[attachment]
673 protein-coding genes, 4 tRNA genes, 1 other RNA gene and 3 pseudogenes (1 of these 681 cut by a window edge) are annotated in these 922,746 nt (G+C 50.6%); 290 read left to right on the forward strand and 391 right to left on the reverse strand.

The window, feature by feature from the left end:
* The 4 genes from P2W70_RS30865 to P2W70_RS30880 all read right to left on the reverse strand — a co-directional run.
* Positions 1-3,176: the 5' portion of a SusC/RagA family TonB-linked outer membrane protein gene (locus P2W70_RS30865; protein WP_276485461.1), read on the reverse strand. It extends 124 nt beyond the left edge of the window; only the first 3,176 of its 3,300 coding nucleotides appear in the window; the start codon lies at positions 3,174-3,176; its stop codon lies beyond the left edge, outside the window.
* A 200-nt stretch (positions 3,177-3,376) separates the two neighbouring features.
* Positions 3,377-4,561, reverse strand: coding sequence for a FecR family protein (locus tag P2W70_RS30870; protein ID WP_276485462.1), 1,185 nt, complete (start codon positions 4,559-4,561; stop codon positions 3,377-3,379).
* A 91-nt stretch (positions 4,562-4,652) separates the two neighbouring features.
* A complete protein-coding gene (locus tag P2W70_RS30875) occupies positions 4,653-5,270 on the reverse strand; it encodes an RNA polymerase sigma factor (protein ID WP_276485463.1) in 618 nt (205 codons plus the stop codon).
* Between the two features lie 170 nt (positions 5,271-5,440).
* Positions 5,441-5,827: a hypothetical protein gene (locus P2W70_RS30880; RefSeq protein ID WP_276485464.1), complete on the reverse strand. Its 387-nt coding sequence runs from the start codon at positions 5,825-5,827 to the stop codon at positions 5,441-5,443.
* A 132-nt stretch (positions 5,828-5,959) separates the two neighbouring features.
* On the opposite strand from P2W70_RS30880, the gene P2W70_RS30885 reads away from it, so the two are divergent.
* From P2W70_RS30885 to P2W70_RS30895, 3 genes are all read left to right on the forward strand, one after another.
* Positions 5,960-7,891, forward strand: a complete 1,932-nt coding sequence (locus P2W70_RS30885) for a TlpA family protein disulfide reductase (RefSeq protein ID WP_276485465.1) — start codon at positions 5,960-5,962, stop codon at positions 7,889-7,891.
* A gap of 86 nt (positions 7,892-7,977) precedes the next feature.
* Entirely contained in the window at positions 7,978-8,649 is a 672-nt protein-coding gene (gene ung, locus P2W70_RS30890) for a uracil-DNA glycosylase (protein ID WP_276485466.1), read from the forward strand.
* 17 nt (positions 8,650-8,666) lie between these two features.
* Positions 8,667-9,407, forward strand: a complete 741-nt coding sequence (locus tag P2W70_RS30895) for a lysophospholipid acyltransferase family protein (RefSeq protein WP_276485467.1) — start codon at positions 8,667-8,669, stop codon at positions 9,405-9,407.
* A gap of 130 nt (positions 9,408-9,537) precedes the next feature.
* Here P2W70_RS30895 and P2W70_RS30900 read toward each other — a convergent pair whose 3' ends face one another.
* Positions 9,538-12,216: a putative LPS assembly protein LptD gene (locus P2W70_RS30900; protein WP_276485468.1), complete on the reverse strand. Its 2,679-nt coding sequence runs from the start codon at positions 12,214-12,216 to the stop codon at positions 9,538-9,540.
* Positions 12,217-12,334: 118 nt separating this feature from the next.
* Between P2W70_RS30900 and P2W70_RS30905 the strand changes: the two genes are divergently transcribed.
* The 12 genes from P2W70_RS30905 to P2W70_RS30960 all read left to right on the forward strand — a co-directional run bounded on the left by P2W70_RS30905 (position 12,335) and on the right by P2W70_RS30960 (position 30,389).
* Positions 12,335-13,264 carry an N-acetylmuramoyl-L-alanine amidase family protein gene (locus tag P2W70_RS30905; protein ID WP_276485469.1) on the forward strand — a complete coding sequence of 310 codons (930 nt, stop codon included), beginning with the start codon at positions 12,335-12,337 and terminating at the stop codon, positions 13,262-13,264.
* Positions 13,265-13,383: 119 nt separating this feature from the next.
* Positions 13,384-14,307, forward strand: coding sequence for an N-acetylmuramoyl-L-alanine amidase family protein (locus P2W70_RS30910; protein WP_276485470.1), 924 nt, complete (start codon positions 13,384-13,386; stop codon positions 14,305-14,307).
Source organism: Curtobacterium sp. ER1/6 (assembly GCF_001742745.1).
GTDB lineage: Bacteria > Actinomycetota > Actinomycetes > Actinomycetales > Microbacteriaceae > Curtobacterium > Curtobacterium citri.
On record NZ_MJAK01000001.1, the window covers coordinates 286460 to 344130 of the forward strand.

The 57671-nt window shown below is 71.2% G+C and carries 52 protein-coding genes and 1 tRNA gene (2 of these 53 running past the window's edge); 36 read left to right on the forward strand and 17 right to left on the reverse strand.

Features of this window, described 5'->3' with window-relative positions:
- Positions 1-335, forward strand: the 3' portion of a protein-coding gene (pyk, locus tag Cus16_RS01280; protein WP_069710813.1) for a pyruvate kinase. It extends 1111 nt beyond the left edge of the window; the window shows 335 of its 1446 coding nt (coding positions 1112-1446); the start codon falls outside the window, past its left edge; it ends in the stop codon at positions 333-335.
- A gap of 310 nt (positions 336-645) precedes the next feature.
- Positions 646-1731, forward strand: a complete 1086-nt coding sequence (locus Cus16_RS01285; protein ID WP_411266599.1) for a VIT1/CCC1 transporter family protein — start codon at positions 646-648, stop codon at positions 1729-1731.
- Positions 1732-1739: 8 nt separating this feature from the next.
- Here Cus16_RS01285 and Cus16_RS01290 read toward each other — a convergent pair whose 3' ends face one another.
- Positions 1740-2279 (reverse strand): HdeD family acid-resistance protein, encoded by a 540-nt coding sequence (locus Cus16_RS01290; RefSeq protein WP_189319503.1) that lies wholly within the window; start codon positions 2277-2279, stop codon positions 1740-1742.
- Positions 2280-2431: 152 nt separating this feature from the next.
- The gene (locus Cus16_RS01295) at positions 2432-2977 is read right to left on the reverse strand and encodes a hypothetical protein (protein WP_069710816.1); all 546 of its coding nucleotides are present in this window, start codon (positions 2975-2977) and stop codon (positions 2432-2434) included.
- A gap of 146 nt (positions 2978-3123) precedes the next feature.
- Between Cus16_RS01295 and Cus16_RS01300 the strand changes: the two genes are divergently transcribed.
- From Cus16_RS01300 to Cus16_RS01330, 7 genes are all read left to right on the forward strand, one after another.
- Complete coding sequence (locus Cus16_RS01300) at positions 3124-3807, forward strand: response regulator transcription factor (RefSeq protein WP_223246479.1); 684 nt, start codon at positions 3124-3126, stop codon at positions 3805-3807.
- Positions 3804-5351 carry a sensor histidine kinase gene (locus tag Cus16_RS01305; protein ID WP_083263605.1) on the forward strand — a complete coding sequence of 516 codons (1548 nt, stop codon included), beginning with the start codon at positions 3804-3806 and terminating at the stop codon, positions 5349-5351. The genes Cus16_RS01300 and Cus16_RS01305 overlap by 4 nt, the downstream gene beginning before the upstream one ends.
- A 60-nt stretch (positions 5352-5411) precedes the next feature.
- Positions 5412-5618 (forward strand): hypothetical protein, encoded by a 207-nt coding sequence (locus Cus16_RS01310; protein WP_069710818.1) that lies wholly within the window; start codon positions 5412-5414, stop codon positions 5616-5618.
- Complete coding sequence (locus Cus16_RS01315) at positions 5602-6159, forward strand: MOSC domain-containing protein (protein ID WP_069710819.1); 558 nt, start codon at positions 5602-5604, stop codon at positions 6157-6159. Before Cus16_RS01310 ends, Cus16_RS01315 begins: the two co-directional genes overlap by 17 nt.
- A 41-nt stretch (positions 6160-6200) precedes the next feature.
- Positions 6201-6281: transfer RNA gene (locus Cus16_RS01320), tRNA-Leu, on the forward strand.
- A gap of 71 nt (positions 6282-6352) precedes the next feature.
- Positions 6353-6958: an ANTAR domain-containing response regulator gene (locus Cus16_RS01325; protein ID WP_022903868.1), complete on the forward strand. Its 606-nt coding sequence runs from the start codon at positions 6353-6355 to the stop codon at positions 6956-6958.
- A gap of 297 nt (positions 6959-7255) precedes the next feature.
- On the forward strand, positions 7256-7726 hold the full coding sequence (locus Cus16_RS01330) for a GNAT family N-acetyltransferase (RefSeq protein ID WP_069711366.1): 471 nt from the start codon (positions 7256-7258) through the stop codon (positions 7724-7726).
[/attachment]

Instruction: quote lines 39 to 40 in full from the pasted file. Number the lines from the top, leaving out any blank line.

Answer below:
- Positions 2280-2431: 152 nt separating this feature from the next.
- The gene (locus Cus16_RS01295) at positions 2432-2977 is read right to left on the reverse strand and encodes a hypothetical protein (protein WP_069710816.1); all 546 of its coding nucleotides are present in this window, start codon (positions 2975-2977) and stop codon (positions 2432-2434) included.